Report from Prague | Old Jewish Cemetery, Part 1

The Old Jewish cemetery of Prague is a daunting site. About 12,000 graves in eleven layers hold the remains of Europe’s oldest existing Jewish community.

The oldest grave — Avigdor Kara

Gravesite of Avigdor Kara

The oldest grave in this cemetery that abuts the Pinkas Synagogue belongs to Avigdor Kara, who died in 1439. The matzevah, however, is a copy — the original stands behind glass on exhibition at the Maisel Synagogue. Avigdor Kara was out of Jewish Town when 3,000 Prague Jews — including his father — were murdered in the Old New Synagogue in 1389. He wrote an elegy, which is still read on Yom Kippur at the Old New Synagogue.

The MaHaRaL, Rabbi Judah Liva ben Bezalel

Grave of the MaHaRaL

The MaHaRaL’s grave is marked with a lion (lev). Born in Worms, Germany, Rabbi Lev (also known as Loew)  was a scientist, philosopher, mathematician, astronomer and teacher. He served as Chief Rabbi of Moravia and Bohemia. His breakthrough work included the ideas of a Jewish state and learning through play vs. memorization.

He died in 1609 and his tombstone is built as a tent or little house. This type of monument became popular in Prague in the early 17th century, built for prominent members of its Jewish community.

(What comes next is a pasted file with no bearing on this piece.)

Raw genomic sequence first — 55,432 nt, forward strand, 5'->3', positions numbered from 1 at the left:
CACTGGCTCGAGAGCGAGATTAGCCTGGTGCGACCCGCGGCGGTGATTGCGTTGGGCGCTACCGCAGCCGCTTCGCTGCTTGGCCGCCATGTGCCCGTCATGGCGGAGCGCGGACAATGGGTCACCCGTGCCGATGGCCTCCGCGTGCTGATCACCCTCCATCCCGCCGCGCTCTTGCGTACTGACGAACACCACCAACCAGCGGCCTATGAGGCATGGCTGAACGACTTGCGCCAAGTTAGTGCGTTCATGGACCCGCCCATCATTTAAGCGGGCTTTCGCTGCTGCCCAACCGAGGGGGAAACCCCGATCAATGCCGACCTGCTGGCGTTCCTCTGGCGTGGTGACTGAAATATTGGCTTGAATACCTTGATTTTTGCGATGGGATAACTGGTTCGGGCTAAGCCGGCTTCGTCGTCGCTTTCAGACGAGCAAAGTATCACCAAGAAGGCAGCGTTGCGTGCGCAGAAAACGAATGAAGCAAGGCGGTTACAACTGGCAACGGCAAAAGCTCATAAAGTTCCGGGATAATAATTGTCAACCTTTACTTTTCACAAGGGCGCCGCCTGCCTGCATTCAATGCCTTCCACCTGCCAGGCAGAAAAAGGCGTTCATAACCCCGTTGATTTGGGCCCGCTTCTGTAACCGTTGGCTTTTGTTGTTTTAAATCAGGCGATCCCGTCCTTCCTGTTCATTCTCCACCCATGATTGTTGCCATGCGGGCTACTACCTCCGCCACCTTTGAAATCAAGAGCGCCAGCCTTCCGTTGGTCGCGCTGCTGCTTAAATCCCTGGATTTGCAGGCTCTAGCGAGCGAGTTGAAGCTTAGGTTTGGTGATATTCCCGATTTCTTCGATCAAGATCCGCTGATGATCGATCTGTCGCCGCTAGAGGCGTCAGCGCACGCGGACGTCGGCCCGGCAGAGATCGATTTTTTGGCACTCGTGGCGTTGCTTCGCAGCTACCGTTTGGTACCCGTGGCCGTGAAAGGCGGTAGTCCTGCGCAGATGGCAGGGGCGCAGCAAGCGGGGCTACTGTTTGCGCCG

Hendl Bassevi

Grave of Hendl Bassevi

Hendl Bassevi died in 1628. She was the second wife of Jacob Bassevi, the financier and court Jew under Habsburg emperors Rudolf II, Matthias, and Ferdinand II. Jacob was head of the Jewish community and the first Jew in the Habsburg Empire to rise to the nobility (and receive the title von Treuenberg). The lions on top of the grave bear the Bassevi coat of arms.

Next post: Symbols among the Jewish graves of Prague

About Barbara Krasner

History writer and award-winning author Barbara Krasner writes Jewish-themed poetry, articles, nonfiction books, and novels for children and adults.
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4 Responses to Report from Prague | Old Jewish Cemetery, Part 1

  1. Dede Fox says:

    Thanks for bringing all of the photos and history into our homes.

  2. I’m glad you’re able to visit so many historic places and grateful for your posts and pictures. Enjoy every minute.

  3. Rabbi Judah Liva ben Bezalel – learning through play vs. memorization. Wow! We 20th century educators aren’t as inventive as we think we are!

  4. Reblogged this on Cocoa Powder and commented:
    Incredible Photos!!!

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